According to Peter Kelner, Labour seems determined to follow the death road and elect Jeremy Corbyn as leader. Well, as we know polls may not be as reliable as they seem, so we will need to wait until the final agony is ground out. However if this deluded and dangerous man IS elected leader of the Labour Party, what then?
Well, for a start it may well be that Norman Baker's gloomy view of the UK as a one-party state is actually fulfilled. Certainly an electorate that was pretty reluctant to endorse Ed Miliband is unlikely to give more support to a party led by a leader from the pro-Russian far left.
To my mind it seems pretty clear that a new form of politics is still needed in the UK. Indeed without it there will not be a UK for very much longer. Across the political spectrum, from left to right, there is recognition that a new constitutional settlement is needed. This needs to create a looser and more federal structure for the nations and regions of the UK and also open up the mechanism of government through an elected House of Lords and a voting system that accurately gives the Parliament that we vote for.
In a sense the election of Corbyn, by systematically destroying the Labour brand could create the conditions where groups of the left and centre can realign. In the short term this must be a realignment focused of a new constitutional convention for Britain, in the long term I would also hope for a new Radical force that can successfully challenge the complacent and privileged Conservatives, not merely by uniting the opposition, but by attracting those who defected away from the Liberal Democrats back to the Radical, Liberal fold.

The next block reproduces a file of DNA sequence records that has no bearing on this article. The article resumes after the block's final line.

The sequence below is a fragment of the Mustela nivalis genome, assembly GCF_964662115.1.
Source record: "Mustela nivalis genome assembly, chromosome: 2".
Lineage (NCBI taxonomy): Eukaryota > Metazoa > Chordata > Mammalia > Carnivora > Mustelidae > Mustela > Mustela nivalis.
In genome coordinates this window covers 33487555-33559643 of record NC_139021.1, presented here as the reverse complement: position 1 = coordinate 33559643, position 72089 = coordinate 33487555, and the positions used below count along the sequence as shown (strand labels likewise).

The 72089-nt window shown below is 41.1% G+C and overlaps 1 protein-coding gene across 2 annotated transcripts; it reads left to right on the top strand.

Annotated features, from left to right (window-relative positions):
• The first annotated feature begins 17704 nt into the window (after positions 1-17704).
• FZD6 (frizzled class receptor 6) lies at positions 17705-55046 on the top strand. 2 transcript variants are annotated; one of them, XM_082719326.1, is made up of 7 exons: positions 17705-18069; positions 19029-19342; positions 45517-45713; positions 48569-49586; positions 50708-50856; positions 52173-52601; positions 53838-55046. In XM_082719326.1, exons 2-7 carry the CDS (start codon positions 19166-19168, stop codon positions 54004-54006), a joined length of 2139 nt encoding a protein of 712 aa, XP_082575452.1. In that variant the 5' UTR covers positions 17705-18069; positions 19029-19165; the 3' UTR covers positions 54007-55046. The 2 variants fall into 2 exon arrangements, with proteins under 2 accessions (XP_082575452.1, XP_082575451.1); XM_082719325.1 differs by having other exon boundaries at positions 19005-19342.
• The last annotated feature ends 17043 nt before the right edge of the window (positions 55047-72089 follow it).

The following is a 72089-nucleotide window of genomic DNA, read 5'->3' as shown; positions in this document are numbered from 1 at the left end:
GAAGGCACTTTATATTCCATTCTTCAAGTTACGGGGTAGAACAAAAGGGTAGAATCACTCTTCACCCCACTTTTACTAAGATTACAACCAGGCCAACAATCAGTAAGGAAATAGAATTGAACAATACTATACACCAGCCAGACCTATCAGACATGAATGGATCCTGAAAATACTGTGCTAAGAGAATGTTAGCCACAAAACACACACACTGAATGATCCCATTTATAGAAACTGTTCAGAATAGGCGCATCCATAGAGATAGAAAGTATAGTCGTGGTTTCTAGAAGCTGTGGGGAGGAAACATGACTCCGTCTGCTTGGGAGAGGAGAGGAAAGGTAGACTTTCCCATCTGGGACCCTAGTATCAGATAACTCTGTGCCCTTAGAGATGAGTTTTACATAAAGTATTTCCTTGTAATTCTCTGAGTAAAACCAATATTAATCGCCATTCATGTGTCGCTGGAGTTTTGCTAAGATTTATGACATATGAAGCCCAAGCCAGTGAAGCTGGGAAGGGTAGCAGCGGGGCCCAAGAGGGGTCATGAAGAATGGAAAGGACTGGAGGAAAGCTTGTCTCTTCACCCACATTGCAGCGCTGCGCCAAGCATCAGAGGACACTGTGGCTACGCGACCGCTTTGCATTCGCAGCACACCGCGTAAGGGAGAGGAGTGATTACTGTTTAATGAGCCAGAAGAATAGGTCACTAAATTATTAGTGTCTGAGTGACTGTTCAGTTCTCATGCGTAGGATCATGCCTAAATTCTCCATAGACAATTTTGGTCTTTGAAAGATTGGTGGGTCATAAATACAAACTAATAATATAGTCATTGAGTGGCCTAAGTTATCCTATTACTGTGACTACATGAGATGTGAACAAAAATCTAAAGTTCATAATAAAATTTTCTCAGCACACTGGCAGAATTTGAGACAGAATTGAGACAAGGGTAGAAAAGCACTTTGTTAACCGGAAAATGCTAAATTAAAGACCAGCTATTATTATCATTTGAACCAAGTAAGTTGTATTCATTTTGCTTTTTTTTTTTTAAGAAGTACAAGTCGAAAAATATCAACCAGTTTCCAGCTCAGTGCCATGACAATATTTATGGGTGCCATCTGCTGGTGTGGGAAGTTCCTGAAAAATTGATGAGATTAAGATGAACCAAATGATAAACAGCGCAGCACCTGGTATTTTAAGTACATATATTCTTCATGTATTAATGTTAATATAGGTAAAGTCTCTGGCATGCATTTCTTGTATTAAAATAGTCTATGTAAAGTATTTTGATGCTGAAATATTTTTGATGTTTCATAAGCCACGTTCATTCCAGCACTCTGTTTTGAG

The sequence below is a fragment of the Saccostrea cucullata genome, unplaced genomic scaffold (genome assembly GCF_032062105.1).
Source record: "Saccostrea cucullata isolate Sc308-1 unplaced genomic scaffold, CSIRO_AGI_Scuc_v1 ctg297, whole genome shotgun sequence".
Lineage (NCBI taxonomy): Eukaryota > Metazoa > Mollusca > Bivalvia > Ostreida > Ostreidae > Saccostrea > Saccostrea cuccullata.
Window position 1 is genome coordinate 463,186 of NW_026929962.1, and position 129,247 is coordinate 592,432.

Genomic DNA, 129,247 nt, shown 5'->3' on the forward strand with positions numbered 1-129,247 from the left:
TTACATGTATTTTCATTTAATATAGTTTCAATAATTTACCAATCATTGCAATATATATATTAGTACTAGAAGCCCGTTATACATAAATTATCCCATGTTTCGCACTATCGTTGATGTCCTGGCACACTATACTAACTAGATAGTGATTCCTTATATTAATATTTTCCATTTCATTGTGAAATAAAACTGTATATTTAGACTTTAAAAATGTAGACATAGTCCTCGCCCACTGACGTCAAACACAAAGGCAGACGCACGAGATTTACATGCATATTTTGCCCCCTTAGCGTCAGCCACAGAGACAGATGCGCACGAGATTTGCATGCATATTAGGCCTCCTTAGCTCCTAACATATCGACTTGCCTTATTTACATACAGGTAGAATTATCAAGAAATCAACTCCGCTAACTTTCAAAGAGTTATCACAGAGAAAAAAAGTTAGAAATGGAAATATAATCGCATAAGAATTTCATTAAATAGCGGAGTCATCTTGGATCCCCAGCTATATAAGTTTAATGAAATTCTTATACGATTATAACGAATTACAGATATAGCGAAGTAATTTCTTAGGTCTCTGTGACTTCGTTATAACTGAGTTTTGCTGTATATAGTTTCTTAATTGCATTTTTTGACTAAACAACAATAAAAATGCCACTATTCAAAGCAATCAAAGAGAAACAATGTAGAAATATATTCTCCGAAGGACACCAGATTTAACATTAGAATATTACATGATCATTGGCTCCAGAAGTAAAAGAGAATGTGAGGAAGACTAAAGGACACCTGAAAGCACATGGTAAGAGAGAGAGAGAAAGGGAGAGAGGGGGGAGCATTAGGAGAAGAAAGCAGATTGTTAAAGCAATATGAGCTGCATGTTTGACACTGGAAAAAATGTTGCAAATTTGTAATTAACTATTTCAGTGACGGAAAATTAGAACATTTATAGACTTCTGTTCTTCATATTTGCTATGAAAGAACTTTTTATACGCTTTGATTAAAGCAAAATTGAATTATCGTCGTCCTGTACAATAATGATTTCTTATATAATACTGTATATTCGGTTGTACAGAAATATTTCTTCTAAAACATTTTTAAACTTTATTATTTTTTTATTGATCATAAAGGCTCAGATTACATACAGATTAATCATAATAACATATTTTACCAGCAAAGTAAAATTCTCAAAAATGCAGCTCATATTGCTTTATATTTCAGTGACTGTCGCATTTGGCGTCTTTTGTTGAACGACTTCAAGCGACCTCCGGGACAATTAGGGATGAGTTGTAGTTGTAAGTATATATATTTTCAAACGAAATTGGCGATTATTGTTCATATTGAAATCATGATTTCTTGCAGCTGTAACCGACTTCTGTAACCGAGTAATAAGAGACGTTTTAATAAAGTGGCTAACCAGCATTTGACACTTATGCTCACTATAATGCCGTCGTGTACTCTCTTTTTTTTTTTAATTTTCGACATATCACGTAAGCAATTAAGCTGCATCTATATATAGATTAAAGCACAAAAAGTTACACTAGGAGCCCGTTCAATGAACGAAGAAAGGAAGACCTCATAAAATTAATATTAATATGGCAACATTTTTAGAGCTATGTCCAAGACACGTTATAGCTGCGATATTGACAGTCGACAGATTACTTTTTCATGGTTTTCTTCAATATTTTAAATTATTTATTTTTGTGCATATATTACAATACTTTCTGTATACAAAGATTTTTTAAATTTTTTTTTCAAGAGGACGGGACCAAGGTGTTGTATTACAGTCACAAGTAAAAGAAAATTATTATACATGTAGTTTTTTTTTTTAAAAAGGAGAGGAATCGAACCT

Just before his death, Alastair Campbell says that Charles Kennedy called him suggesting a new party of the Radical Centre-Left. To my mind there is such an opportunity- and the creation of, for example, a Scottish Reform Party might be a way forward: offering the Scottish people a progressive, Federalist alternative to the Nationalist statism of the SNP.
After the experience of the SDP and then the SDP-Liberal Alliance and then the Social and Liberal Democrats many in the Liberal Democrat camp are wary of the prospect of co-operation, and even more so after the bruising experience of coalition government. However, it seems to me that the Liberal Democrats must start to offer radical political change if we are to make any headway at all. A "bloc for constitutional change" would have only a limited mandate after its election: to sit as a constituent assembly to pass an agreed platform of constitutional measures and then dissolve for elections under the new system.
Yes this would mean a single bloc candidate in each constituency in order to win under the current system, but with the prospect of immediate elections under a proportional system within a year of the first, then perhaps this may not be an insurmountable obstacle.
To me the debate in the Liberal Democrats as to the balance between Social and Economic Liberalism is so much hot air if we lack any means of executing any of our ideas. I believe that arid debates about Trident are simply self-indulgent: it is not even rearranging deckchairs on the Titanic, it is more the band playing Abide with Me to keep our spirits up as the icy water flows around us.
I still believe that the Conservatives are merely the least disliked political party. As Tony Greaves writes in Liberator this issue, the Radicals must rediscover their campaigning mojo, if it is not to be another 50 years before we see Liberal voices back in government. However I believe there is now really only one campaign to fight: The battle for democratic change in our country. The election of Corbyn might be a catalyst that starts the Radical realignment.